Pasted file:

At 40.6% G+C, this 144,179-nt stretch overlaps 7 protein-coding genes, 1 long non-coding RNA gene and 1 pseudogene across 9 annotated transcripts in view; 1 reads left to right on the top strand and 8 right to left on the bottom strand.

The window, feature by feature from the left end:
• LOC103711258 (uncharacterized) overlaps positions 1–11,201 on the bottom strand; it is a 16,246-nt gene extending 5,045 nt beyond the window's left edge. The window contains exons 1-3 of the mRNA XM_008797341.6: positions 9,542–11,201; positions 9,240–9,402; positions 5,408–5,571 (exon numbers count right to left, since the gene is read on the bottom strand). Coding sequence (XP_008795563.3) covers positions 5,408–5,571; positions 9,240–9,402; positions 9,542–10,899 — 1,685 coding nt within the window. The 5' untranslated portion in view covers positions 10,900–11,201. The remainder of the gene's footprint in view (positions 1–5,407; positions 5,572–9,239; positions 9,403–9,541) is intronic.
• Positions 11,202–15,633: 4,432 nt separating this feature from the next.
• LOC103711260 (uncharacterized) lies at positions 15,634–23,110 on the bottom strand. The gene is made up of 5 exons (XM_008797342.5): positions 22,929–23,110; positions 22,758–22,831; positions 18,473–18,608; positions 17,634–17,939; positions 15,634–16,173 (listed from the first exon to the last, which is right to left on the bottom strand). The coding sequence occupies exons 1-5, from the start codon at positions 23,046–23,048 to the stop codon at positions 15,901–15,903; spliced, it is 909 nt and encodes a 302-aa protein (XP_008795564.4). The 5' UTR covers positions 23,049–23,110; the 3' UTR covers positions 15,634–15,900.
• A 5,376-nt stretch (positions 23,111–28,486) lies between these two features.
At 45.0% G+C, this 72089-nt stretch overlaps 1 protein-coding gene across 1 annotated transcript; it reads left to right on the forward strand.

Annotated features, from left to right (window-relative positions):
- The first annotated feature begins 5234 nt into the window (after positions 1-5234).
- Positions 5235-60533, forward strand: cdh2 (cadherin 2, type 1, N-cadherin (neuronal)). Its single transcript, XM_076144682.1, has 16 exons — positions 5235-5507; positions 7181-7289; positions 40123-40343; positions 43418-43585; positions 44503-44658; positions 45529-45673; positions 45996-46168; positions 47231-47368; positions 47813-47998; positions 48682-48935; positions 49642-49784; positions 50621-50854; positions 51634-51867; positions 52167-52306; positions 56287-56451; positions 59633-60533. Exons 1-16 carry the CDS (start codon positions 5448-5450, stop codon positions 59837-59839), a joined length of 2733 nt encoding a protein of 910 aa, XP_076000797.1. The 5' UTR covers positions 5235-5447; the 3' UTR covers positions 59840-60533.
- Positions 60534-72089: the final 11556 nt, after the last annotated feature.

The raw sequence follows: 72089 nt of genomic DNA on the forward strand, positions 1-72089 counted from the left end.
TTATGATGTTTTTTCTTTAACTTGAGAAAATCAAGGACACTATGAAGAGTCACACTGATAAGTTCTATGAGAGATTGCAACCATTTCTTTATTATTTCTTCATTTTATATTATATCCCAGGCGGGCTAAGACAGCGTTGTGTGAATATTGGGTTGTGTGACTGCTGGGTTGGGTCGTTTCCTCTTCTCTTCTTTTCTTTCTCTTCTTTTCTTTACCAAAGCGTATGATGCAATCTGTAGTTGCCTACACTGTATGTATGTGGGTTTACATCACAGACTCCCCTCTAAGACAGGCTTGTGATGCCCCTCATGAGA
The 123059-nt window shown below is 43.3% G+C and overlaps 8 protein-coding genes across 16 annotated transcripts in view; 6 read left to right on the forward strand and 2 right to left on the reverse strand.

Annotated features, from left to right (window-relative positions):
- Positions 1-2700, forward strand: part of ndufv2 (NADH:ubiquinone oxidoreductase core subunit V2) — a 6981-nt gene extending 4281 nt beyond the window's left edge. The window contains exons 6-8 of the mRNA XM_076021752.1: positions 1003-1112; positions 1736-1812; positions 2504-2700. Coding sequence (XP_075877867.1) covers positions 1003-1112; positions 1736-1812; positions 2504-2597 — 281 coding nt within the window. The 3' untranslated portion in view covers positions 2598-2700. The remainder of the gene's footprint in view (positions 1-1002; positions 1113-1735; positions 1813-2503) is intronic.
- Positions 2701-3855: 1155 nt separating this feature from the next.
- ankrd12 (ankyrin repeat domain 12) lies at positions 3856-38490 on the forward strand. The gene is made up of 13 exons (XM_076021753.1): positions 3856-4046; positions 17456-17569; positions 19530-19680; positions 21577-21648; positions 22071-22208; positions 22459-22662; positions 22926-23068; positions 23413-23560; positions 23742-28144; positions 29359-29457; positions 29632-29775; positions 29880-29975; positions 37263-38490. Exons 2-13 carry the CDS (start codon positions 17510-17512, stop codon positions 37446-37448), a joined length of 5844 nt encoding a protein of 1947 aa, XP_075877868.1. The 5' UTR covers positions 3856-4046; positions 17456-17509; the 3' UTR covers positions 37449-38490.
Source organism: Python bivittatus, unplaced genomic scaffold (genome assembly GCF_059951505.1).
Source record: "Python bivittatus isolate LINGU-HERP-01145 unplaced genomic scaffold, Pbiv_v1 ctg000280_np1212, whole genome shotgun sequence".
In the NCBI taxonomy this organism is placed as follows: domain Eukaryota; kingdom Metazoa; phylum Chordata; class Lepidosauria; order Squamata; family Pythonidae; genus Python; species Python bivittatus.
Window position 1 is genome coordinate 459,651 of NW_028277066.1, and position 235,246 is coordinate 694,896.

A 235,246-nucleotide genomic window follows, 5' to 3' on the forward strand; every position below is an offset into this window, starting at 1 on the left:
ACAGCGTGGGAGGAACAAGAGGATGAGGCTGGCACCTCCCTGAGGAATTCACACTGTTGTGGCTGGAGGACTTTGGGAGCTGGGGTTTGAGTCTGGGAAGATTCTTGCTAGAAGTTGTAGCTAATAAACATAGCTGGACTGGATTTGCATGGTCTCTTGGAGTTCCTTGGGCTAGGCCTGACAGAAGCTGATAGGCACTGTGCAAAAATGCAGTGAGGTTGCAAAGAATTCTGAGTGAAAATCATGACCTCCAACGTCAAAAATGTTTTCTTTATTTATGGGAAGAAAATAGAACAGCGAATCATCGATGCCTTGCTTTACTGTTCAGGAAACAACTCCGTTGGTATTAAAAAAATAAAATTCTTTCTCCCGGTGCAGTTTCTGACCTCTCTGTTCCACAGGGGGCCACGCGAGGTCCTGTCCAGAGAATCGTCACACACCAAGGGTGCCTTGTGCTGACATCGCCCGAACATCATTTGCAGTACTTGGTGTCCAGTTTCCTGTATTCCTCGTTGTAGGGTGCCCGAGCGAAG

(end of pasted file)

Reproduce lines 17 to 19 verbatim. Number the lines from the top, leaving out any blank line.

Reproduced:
- Positions 2701-3855: 1155 nt separating this feature from the next.
- ankrd12 (ankyrin repeat domain 12) lies at positions 3856-38490 on the forward strand. The gene is made up of 13 exons (XM_076021753.1): positions 3856-4046; positions 17456-17569; positions 19530-19680; positions 21577-21648; positions 22071-22208; positions 22459-22662; positions 22926-23068; positions 23413-23560; positions 23742-28144; positions 29359-29457; positions 29632-29775; positions 29880-29975; positions 37263-38490. Exons 2-13 carry the CDS (start codon positions 17510-17512, stop codon positions 37446-37448), a joined length of 5844 nt encoding a protein of 1947 aa, XP_075877868.1. The 5' UTR covers positions 3856-4046; positions 17456-17509; the 3' UTR covers positions 37449-38490.
Source organism: Python bivittatus, unplaced genomic scaffold (genome assembly GCF_059951505.1).